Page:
North to My Future


For the fifth consecutive year, the Lower Cape Fear Bird Club took a major birding trip out west.  Prior to 2005, our destinations have been the Rio Grande Valley, Washington State, Southeastern Arizona, and Central California.  This was an “introductory” Alaskan trip in that it covered Anchorage, Seward, the Kenai Fjords, the Denali Highway, and Denali National Park and Preserve.


The title of my story is borrowed from the Alaska state motto: “North to the Future”.  My future began with this trip…and it served as a checkpoint for my birding “career”.  Checkpoint?  I hit a milestone on the trip…the Willow Ptarmigan was my 600th ABA-area bird…the state bird, how fitting!!!  I also needed to look ahead.Click to enlarge the Business Birder


My future, given semi-retirement, will be different in many ways….more time to bird and to make nature photography a huge part of my future explorations.  For the past twenty-five years, I have photographed birds and nature, never having time to master any technology.  I was always waiting for better technology and more time to master it before purchasing newer technology. 


That time arrived.  In mid-May, I purchased the camera of my dreams, a Canon EOS 20D with a 500mm Image Stabilized lens. 


I hate to read manuals.  Prior to the trip, I had learned only about twenty-five percent of the camera and lens functions, enough to get by while I take a couple of years to learn more and gain proficiency.  Fortunately, the camera’s basics are relatively easy to learn and my pictures from the trip turned out great.Click to enlarge the Glaucous-winged Gull


I arrived a day before our trip was scheduled to start.  I had done my usual “bang up” job (i.e. not much) of researching birding sites.  I reviewed the field guide on the plane and designed an “Anchorage Sampler” tour of brief stops for my day of solo birding.


At Arctic Valley, I found a Boreal Chickadee nest cavity because the two adults kept flying back and forth across the road feeding their chicks.  Pure happenstance!  I marked the spot with an arrow in the dirt in case I saw other early arriving club members. I found them on their way down and we exchanged notes.  They then found the chickadees and I found the Golden-crowned Sparrow they directed me to.Click to enlarge the Sea Otter 


Later at dinner, our group scored a Four-eyed, Skin-headed Skank at the restaurant.  Our attention was captured by a guy with eyes and eyebrows tattooed on the back of his “buzz cut” head.  We joked at first that “it” might be a new species of owl with false eyes in the back of its head.  We decided if he got tired of the eyes, he could always have sunglasses tattooed over them.  Then we really broke up over the idea of an eye patch tattooed over just one.  Click to enlarge Horned Grebe


On Saturday, we birded sites along the Seward Highway between Anchorage and Seward.  At our first stop, Potter Marsh, we walked out on the boardwalk and observed breeding birds including Arctic Terns and several species of duck.  We closely approached Tree Swallows sitting on the boardwalk rail that were so unafraid that one of my photographs shows a human finger less than a foot from the bird.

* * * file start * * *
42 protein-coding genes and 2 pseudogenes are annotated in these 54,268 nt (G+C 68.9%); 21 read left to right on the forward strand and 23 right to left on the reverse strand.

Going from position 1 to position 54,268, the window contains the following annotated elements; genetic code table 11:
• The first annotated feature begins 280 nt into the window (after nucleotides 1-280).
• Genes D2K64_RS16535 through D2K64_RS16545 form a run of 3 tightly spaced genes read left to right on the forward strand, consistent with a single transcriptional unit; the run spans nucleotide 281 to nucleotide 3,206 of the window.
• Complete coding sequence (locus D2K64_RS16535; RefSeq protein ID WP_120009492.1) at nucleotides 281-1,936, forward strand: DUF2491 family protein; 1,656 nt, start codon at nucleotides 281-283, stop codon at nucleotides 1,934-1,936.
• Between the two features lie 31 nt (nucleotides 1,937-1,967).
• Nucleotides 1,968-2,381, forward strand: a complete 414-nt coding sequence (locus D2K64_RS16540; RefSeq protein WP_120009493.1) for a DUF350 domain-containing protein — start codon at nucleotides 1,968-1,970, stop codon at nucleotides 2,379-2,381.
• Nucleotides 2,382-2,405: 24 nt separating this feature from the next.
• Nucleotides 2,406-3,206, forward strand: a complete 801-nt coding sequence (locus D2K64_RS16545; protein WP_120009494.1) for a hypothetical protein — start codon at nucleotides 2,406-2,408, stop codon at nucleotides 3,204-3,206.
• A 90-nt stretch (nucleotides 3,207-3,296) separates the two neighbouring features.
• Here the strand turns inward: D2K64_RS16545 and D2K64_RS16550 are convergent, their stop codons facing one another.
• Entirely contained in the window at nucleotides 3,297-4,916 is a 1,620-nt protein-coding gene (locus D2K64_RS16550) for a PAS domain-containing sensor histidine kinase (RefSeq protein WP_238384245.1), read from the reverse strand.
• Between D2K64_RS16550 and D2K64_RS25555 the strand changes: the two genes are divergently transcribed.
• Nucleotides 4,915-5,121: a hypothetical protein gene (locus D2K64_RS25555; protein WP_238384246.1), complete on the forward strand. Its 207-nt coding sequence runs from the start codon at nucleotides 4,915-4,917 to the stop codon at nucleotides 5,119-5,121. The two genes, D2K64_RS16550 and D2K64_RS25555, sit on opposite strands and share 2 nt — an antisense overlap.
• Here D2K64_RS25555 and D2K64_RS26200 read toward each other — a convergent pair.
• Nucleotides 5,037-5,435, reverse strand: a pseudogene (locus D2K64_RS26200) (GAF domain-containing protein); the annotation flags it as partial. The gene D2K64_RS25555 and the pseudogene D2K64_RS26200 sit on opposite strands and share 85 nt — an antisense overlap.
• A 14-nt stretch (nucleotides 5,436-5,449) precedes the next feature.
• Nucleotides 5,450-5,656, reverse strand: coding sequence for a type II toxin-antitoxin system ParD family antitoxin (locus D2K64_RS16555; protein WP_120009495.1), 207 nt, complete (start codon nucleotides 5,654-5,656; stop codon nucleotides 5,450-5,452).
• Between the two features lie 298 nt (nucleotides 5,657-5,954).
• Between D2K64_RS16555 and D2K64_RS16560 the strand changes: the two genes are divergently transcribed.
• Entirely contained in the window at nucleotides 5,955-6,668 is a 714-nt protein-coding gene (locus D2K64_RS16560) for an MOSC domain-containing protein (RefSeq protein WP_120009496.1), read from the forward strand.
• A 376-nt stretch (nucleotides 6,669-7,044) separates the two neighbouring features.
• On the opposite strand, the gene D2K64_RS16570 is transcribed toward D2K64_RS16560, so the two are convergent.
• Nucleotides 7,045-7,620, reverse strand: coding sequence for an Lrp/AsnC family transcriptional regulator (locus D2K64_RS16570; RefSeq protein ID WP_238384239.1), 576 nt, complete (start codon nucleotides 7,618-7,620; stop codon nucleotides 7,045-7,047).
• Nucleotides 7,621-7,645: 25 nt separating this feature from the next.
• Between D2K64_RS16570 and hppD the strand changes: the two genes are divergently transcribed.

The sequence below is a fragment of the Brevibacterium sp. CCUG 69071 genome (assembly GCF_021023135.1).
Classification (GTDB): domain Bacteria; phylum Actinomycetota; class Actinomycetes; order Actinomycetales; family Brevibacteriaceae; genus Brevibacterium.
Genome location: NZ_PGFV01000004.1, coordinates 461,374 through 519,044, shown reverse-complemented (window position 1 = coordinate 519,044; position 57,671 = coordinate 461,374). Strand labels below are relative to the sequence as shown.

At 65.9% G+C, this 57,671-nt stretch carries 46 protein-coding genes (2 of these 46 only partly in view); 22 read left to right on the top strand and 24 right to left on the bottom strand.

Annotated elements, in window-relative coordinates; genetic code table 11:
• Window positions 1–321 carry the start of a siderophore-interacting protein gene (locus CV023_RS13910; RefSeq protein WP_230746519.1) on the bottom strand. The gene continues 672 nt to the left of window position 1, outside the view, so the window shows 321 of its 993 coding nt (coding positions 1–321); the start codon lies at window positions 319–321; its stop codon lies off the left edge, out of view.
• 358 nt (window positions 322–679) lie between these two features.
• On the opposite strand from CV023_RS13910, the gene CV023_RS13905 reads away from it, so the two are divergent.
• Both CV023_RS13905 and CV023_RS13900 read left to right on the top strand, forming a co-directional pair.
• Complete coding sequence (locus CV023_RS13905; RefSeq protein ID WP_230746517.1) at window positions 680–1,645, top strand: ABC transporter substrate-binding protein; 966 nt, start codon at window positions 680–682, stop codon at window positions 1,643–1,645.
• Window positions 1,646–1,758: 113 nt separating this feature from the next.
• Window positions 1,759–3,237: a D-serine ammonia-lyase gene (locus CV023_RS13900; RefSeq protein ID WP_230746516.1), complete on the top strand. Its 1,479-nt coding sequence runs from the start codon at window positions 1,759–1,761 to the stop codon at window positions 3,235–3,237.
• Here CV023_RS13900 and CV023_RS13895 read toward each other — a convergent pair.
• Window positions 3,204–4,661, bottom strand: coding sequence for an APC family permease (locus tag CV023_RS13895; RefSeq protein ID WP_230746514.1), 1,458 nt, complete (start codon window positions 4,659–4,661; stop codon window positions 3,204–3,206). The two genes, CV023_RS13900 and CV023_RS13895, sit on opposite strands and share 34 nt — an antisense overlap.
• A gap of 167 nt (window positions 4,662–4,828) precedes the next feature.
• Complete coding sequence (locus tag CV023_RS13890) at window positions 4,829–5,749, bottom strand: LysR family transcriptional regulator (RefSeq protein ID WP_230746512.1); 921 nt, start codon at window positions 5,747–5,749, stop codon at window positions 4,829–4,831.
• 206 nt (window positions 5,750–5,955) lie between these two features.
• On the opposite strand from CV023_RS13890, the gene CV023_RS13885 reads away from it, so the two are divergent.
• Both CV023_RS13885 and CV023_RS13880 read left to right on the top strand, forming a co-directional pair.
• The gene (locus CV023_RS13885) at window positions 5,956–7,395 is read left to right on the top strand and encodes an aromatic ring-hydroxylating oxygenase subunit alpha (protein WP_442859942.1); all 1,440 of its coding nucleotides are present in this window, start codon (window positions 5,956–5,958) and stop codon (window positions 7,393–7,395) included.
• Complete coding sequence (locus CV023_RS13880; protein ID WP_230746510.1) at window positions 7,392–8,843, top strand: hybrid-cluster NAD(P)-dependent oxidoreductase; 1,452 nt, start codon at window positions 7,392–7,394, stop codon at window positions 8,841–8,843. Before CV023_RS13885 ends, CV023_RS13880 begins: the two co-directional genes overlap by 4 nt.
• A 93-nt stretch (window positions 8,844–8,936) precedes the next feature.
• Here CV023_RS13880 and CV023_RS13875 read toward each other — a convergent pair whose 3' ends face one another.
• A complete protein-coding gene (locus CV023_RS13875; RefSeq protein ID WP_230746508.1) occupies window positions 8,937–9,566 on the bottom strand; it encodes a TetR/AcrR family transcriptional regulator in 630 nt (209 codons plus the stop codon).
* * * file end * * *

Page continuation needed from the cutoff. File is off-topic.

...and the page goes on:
Across the highway from Potter Marsh, we climbed an embankment onto the railroad tracks to gain a vantage point for the mudflats of Turnagain Arm.  We found a number of gulls, including a Glaucous Gull.  We also found an Alaska Railroad engine bearing down on us.  The train was fairly close when we saw it so we scurried down the trail and a couple of us at the rear had a near death experience.  Okay, maybe not that close…      


As we drove off, we witnessed a “changing of the guard” by Horned Grebes in a canal along side the embankment.   One car spotted a grebe swimming and another car circled back to where they though they had seen a nest. We got to watch and photograph the female swim in and replace the male who was on the nest….and then the male swam out the other side.  How cool was that?>


Our leader took us next to the Chugach State Park Indian Creek site where American Dippers are reliably found.  We located a nest under a bridge and we watched as both adults flew in and out feeding the young. Other Seward Highway birds included Common Goldeneye, Northern Shrike, and Trumpeter Swan.


Our trip to the Kenai Fjords National Park was on Sunday.  We took the pelagic trip to the Northwestern Fjord.  The glaciers were impressive; the compressed glacial ice acts as a prism, reflecting mostly blue light.  One highlight of the trip was to pull up into the fjord, through the ice floes, to get close to the Northwestern Glacier.  We could see and hear the ice breaking off and falling into the sea from close range.  What an magnificent sound! Click to enlarge the Harbor Seals


Need I say it?  The fjords yielded an AWESOME collection of birds.  We found Marbled, Ancient, and Kittlitz’s Murrelets.  A three Murrelet trip!  Other species included: Sooty Shearwater, Red-faced Cormorant, Pelagic Cormorant, Glaucous-winged Gull, Pigeon Guillemot, Black-legged Kittiwake, Common Murre, Parakeet Auklet, Rhinoceros Auklet, and Horned and Tufted Puffin.  As you would expect, the mammals were also awesome.  We saw Sea Otter, Orca, Humpback Whales, Harbor Seals, Dall’s Porpoise, and Steller’s Sea Lions.   


On our return trip from Seward to Anchorage we added Olive-sided Flycatcher, White-winged Crossbill, and Varied Thrush.  The White-winged Crossbills were a treat since we had a male, female, and immature male all close together in a small fir tree. Click to enlarge the Tuffed Puffin


Near Anchorage, we stopped at a rest area just before Potter Marsh. As we drove in, we spotted a male moose on a hill atop the parking area.  We quickly jumped out and started taking pictures.  The “hackles-up” moose came down the hill toward me at an alarming rate.  While getting some great pictures, I subconsciously started to protect myself but left the door closest to the moose open, not the door opposite the moose.  Mistake! Fortunately, there was a six-foot ledge between the hill and the parking lot which saved me. Click to enlarge the Charging Moose


I believe that the moose mistook my camera lens for a rival or another threat with a large nose.  I learned a valuable lesson.  The first animal to take umbrage with the lens could have been a bear.  From then on, I wrapper my mosquito net jacket around the lens for makeshift camouflage.